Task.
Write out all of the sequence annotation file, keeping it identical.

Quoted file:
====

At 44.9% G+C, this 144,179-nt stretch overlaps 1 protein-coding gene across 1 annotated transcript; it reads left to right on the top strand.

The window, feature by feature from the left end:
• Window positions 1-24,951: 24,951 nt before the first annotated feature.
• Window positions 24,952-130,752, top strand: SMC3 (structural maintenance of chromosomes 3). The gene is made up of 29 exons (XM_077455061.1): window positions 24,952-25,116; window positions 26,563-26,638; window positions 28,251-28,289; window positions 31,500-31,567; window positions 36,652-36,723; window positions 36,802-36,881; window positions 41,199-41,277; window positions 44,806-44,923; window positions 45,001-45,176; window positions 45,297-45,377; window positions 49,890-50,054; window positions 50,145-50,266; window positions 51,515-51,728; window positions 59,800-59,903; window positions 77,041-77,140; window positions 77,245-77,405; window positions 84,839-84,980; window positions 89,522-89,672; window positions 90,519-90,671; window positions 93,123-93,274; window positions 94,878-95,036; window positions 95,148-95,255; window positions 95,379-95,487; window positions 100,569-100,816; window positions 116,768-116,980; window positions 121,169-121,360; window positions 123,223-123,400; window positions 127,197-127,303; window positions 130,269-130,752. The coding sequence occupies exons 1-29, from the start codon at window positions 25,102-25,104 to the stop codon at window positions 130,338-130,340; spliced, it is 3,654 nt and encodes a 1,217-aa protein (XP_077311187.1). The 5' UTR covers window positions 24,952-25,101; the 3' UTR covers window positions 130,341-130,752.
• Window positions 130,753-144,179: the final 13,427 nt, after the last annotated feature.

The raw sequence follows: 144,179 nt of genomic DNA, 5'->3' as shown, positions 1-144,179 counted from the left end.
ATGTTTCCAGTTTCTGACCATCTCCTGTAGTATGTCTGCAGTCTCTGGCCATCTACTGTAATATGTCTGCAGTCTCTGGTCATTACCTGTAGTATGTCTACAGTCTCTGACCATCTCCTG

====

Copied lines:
At 44.9% G+C, this 144,179-nt stretch overlaps 1 protein-coding gene across 1 annotated transcript; it reads left to right on the top strand.

The window, feature by feature from the left end:
• Window positions 1-24,951: 24,951 nt before the first annotated feature.
• Window positions 24,952-130,752, top strand: SMC3 (structural maintenance of chromosomes 3). The gene is made up of 29 exons (XM_077455061.1): window positions 24,952-25,116; window positions 26,563-26,638; window positions 28,251-28,289; window positions 31,500-31,567; window positions 36,652-36,723; window positions 36,802-36,881; window positions 41,199-41,277; window positions 44,806-44,923; window positions 45,001-45,176; window positions 45,297-45,377; window positions 49,890-50,054; window positions 50,145-50,266; window positions 51,515-51,728; window positions 59,800-59,903; window positions 77,041-77,140; window positions 77,245-77,405; window positions 84,839-84,980; window positions 89,522-89,672; window positions 90,519-90,671; window positions 93,123-93,274; window positions 94,878-95,036; window positions 95,148-95,255; window positions 95,379-95,487; window positions 100,569-100,816; window positions 116,768-116,980; window positions 121,169-121,360; window positions 123,223-123,400; window positions 127,197-127,303; window positions 130,269-130,752. The coding sequence occupies exons 1-29, from the start codon at window positions 25,102-25,104 to the stop codon at window positions 130,338-130,340; spliced, it is 3,654 nt and encodes a 1,217-aa protein (XP_077311187.1). The 5' UTR covers window positions 24,952-25,101; the 3' UTR covers window positions 130,341-130,752.
• Window positions 130,753-144,179: the final 13,427 nt, after the last annotated feature.

The raw sequence follows: 144,179 nt of genomic DNA, 5'->3' as shown, positions 1-144,179 counted from the left end.
ATGTTTCCAGTTTCTGACCATCTCCTGTAGTATGTCTGCAGTCTCTGGCCATCTACTGTAATATGTCTGCAGTCTCTGGTCATTACCTGTAGTATGTCTACAGTCTCTGACCATCTCCTG